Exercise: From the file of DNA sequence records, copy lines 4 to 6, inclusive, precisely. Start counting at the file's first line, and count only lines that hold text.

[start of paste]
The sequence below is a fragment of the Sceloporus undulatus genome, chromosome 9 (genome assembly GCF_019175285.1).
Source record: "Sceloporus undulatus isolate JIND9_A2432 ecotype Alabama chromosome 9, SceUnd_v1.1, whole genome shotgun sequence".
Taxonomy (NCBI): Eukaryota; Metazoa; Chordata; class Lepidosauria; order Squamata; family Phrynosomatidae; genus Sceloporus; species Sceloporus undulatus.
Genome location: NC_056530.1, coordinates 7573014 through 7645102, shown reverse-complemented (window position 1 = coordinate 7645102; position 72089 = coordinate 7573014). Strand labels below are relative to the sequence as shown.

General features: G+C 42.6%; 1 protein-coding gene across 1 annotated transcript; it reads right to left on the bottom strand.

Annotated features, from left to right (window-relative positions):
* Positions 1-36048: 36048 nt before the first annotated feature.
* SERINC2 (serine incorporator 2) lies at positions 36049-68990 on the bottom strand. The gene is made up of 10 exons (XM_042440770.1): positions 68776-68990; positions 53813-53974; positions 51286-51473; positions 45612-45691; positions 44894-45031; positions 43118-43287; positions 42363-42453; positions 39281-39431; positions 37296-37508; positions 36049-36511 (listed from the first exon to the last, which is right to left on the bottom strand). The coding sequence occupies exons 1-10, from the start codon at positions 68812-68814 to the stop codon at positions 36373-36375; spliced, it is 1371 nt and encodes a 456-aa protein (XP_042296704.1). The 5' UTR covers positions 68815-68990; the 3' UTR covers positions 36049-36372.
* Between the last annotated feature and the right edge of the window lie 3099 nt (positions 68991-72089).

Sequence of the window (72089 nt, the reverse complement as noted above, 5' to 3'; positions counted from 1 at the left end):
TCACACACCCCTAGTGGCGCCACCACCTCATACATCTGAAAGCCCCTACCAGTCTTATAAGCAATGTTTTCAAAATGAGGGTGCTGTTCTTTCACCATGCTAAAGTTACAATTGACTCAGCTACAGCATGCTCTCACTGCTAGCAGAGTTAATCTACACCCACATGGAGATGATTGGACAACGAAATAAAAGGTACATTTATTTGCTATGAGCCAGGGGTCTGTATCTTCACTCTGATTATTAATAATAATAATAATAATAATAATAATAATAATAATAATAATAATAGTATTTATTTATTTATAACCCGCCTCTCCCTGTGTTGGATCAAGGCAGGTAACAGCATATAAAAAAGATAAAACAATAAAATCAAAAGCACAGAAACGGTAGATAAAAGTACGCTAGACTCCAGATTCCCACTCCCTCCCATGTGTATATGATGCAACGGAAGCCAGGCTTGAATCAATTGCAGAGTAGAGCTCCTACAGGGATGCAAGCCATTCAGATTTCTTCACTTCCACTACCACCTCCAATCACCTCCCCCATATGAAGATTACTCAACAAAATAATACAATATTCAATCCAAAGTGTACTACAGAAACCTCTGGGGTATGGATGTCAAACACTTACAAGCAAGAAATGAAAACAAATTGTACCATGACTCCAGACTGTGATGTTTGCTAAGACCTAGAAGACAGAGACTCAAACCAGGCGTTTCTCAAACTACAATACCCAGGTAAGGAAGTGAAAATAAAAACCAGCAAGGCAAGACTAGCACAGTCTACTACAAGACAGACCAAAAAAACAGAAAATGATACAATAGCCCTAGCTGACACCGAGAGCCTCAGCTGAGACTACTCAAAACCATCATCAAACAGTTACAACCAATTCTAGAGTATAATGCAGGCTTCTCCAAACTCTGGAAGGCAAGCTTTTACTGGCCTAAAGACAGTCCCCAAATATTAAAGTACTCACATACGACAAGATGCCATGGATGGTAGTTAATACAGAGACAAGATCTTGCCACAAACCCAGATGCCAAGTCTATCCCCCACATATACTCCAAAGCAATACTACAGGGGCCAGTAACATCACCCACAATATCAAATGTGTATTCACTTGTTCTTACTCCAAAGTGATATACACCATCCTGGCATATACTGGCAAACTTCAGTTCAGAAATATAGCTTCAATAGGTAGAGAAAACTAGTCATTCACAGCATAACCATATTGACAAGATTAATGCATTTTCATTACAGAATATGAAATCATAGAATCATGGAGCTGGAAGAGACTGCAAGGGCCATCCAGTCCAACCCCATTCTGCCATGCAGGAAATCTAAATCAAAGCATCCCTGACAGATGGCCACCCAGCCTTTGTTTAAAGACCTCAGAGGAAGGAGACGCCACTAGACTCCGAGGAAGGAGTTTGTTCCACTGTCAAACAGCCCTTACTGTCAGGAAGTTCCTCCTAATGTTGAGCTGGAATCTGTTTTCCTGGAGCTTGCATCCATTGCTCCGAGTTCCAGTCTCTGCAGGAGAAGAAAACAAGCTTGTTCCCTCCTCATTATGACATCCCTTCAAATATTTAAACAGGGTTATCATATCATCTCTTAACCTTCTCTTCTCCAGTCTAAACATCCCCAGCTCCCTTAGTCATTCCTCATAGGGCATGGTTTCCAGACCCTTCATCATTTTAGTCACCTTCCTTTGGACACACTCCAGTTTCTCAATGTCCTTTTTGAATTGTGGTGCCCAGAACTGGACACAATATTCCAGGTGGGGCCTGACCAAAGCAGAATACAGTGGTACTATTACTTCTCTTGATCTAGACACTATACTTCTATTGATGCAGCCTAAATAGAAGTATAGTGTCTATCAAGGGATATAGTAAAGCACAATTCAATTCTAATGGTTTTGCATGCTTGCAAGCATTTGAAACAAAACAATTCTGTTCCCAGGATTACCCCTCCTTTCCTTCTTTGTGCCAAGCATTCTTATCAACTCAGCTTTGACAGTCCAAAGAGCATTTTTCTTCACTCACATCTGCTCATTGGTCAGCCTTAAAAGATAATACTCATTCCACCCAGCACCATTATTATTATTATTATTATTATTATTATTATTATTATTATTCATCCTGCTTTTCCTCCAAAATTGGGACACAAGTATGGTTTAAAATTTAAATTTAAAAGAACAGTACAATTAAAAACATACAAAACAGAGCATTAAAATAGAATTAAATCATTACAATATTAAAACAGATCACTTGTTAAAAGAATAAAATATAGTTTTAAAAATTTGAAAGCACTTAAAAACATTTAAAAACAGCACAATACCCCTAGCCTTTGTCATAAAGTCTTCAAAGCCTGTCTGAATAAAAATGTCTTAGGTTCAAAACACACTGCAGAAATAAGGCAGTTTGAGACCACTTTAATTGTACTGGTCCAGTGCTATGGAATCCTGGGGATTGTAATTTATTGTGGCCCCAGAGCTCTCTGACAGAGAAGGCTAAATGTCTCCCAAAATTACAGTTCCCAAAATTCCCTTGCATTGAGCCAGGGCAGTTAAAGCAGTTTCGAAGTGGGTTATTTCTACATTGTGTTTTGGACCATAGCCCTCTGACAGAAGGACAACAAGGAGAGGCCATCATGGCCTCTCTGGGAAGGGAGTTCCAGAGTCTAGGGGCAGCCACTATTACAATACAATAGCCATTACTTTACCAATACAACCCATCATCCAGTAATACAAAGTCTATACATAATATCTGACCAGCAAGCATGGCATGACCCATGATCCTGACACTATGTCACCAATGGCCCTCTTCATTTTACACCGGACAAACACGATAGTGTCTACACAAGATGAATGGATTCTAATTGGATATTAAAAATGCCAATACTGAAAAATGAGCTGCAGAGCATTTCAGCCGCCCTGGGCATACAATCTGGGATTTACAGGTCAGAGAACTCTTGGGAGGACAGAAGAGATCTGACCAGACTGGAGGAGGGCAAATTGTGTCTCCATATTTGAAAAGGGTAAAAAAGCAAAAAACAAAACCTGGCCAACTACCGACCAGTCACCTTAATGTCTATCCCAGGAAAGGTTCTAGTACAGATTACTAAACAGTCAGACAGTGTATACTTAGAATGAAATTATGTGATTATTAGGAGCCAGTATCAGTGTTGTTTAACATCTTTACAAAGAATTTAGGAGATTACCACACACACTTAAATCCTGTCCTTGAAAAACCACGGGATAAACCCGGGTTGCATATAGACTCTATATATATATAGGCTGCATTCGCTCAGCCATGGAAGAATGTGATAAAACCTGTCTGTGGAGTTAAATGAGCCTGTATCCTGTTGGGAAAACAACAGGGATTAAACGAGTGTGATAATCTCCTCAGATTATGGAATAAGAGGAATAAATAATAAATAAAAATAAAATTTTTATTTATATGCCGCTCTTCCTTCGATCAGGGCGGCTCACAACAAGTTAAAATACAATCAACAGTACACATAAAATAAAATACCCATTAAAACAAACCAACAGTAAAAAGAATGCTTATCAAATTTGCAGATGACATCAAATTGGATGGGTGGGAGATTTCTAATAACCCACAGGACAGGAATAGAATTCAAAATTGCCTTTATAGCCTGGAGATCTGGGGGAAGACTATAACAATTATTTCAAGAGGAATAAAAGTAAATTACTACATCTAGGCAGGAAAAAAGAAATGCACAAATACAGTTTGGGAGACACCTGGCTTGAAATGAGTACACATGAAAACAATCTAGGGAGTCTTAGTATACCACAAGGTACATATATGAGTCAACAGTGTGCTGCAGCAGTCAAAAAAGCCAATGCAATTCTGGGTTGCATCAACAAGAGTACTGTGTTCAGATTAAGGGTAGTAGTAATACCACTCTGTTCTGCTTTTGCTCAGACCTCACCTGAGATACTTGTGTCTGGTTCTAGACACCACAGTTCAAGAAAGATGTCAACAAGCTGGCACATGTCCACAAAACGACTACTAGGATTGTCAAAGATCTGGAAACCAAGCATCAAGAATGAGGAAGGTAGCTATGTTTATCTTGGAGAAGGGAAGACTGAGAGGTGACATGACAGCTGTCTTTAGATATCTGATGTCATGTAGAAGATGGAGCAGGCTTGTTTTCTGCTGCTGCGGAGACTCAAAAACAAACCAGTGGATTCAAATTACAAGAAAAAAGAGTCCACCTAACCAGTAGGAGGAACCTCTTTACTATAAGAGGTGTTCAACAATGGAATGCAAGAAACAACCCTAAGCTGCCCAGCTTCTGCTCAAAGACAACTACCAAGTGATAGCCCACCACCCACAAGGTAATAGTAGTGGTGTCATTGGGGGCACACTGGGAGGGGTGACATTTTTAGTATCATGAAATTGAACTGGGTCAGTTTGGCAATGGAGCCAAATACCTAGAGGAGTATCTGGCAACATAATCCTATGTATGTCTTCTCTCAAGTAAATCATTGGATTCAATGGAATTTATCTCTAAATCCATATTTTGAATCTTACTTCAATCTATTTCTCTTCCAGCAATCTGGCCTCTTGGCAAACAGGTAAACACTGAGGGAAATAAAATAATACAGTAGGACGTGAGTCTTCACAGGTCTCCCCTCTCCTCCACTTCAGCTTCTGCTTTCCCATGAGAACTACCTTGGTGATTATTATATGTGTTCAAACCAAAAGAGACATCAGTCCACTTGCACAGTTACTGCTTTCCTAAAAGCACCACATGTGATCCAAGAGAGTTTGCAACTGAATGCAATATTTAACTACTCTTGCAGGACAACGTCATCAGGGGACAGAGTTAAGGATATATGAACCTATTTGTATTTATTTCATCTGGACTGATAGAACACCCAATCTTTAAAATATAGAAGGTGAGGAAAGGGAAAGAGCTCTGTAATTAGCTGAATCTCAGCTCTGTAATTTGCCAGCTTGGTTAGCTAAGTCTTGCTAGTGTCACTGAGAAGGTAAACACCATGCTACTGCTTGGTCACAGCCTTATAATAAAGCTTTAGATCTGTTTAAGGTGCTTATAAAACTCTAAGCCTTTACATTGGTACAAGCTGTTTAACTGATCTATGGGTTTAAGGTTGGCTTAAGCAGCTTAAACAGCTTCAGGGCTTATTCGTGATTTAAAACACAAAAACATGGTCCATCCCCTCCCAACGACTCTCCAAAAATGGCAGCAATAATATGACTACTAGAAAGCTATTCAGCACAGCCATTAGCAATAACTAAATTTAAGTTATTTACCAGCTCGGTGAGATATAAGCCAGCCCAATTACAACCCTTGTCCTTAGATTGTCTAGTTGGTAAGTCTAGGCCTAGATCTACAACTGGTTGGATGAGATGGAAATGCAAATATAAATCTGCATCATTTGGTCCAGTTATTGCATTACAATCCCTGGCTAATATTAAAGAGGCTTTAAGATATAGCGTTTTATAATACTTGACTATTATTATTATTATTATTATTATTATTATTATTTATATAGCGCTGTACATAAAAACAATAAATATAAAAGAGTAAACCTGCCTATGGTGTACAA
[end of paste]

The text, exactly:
Genome location: NC_056530.1, coordinates 7573014 through 7645102, shown reverse-complemented (window position 1 = coordinate 7645102; position 72089 = coordinate 7573014). Strand labels below are relative to the sequence as shown.

General features: G+C 42.6%; 1 protein-coding gene across 1 annotated transcript; it reads right to left on the bottom strand.

Annotated features, from left to right (window-relative positions):